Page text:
Navalny Transferred to Russian Prison Hospital, Health Worsening, Lawyer Says

Russian opposition leader Alexei Navalny has been transferred to a prison hospital, supporters and officials said on Monday, 20 days into a hunger strike that has led the United States to warn Moscow of serious repercussions if he should die in jail.

Navalny’s lawyer Alexei Liptser said after visiting him in the hospital of penal colony No. 3 in the city of Vladimir, east of Moscow, that his health was deteriorating and he had again been denied access to his own doctors.

“All the symptoms that he had before, they remain the same. Numbness in the arms and legs, back pain – they aren’t going away…The situation is only getting worse,” Liptser told Reuters.

Russia’s prison service said Navalny, 44, was in a “satisfactory” state and he was being given “vitamin therapy” with his consent.

The Kremlin said it did not have information on Navalny’s condition and it was not the role of President Vladimir Putin to monitor the health of prisoners.

Navalny’s case has further isolated Moscow at a time when U.S. President Joe Biden’s administration has announced tougher economic sanctions and the Czech Republic, a member of NATO and the European Union, has expelled Russian spies, accusing Moscow of a role in deadly 2014 explosions at an arms storage depot.

Liptser said Navalny looked weak and thinner. He said he had been searched for two hours on arrival at the penal colony. “All that naturally has a negative effect on a starving man who already had no strength.”

Navalny ally Leonid Volkov said the transfer had taken place on Sunday, without the politician’s supporters being informed.

Ivan Zhdanov, head of Navalny’s Anti-Corruption Foundation, said on Twitter the move “can only be understood to mean Navalny’s condition has worsened, and worsened in such a way that even the torturer admits it.”

The Navalny camp plans mass countrywide demonstrations on Wednesday from Kaliningrad in Russia’s far west to Vladivostok on its Pacific coast.

Russian authorities, who have broken up previous allies and arrested thousands of people, said the planned protests were illegal and warned people not to take to the streets.


Navalny, an anti-corruption campaigner who has cataloged the vast wealth accumulated by senior Russian officials he brands “swindlers and thieves,” is serving a 2-1/2 year sentence on old embezzlement charges he calls trumped up.

He was arrested on his return to Russia in January after treatment in Germany for what German authorities say was poisoning in Russia with a banned nerve agent. He and Western governments called this an attempted assassination. The Kremlin denies any blame.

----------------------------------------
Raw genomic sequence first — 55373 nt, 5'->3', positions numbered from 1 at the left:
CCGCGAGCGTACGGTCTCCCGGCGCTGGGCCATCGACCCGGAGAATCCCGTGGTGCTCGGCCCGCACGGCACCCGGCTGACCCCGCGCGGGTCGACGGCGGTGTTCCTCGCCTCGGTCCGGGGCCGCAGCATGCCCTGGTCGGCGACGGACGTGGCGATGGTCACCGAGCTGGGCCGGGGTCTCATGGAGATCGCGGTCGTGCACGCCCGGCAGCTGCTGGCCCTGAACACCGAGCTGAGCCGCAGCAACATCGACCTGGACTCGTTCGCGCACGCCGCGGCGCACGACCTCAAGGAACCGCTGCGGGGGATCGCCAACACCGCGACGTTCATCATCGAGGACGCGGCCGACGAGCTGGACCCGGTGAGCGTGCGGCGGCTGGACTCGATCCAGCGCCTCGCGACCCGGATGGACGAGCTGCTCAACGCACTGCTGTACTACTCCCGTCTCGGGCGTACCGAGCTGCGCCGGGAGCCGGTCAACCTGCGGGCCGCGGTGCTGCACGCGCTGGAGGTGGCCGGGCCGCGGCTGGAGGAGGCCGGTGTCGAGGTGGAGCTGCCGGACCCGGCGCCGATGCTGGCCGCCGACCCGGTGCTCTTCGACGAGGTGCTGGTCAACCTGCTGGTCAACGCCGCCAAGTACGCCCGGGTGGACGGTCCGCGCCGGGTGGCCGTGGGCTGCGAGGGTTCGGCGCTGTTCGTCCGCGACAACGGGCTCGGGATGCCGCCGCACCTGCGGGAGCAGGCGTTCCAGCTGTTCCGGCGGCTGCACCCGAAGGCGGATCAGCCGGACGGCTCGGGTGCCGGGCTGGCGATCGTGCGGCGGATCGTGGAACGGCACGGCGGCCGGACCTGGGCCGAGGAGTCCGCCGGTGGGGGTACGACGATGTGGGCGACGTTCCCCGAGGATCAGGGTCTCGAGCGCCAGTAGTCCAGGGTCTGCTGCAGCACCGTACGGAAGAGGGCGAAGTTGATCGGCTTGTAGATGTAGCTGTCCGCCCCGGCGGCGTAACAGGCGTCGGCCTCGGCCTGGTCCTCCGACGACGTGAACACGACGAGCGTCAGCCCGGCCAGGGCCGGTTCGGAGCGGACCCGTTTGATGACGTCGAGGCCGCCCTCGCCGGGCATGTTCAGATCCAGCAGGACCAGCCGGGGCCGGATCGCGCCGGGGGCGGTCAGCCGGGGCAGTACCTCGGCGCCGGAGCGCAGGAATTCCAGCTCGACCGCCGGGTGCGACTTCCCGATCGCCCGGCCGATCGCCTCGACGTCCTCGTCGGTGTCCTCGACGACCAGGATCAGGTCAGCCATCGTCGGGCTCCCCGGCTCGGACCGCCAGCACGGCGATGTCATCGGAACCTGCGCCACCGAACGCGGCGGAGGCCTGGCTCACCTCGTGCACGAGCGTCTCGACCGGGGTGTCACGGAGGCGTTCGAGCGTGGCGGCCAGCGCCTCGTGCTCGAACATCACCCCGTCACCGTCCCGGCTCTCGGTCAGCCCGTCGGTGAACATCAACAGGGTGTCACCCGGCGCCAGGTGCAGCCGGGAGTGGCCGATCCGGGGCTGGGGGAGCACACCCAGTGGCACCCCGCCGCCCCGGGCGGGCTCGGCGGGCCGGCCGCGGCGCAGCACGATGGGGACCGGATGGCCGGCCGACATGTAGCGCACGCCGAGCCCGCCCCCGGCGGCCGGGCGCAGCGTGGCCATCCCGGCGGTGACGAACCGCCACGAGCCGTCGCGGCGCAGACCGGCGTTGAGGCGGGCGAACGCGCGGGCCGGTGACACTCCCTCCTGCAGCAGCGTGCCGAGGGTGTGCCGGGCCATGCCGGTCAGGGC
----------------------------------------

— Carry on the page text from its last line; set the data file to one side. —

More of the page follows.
Navalny went on hunger strike on March 31 to protest against what he said was the refusal of prison authorities to provide him with treatment for leg and back pain. Russia says he has been treated well and is exaggerating illness to gain attention.

The United States imposed new sanctions on Russia last Thursday over alleged malign actions, denied by Moscow, including interference in last year’s presidential election, cyberhacking, and bullying of neighboring Ukraine.

Russia replied with sanctions of its own a day later.

U.S. National Security Adviser Jake Sullivan said on Sunday that Washington had told Moscow “there will be consequences” if Navalny dies in prison, but did not mention specifics.

The Kremlin said on Monday it would retaliate for any further sanctions and rejected foreign countries’ statements on the Navalny case. “The state of health of those convicted and jailed on Russian territory cannot and should not be a theme of their interest,” spokesman Dmitry Peskov said.


Moscow has largely shrugged off international pressure since becoming a pariah to the West in 2014 when it seized Ukraine’s Crimea peninsula and backed an insurgency in eastern Ukraine.

But the arrival of a new administration in Washington in January could change the calculus if Biden presses ahead with tougher sanctions than under former President Donald Trump.

Although Russia-U.S. relations are at a post-Cold War low, the two sides are still talking.

National security adviser Sullivan and his Russian counterpart Nikolai Patrushev spoke by phone on Monday, touching on the possibility of a summit that Biden has proposed to Putin. The Kremlin said Putin would take part in a separate online climate summit that Biden is hosting on Thursday.

Moscow expelled 20 Czech diplomats on Sunday in retaliation for the Czech Republic kicking out 18 Russians, after Prague accused Russia of a role in the arms depot blasts. The Czech Republic said on Monday Moscow’s decision to expel more Czechs than the number of Russians expelled by Prague was unexpected, and it called for a show of support from European allies.

The arms depot explosions in October and December 2014 came as NATO considered transferring Czech arms to Ukraine to help it fight Russian-backed separatists. Two people were found dead at the depot after the initial blast.

Prague said it had learned that two Russian agents, later accused by Britain of poisoning a former Russian spy in England, were in the Czech Republic at the time of the blasts. The Kremlin has denied any role.

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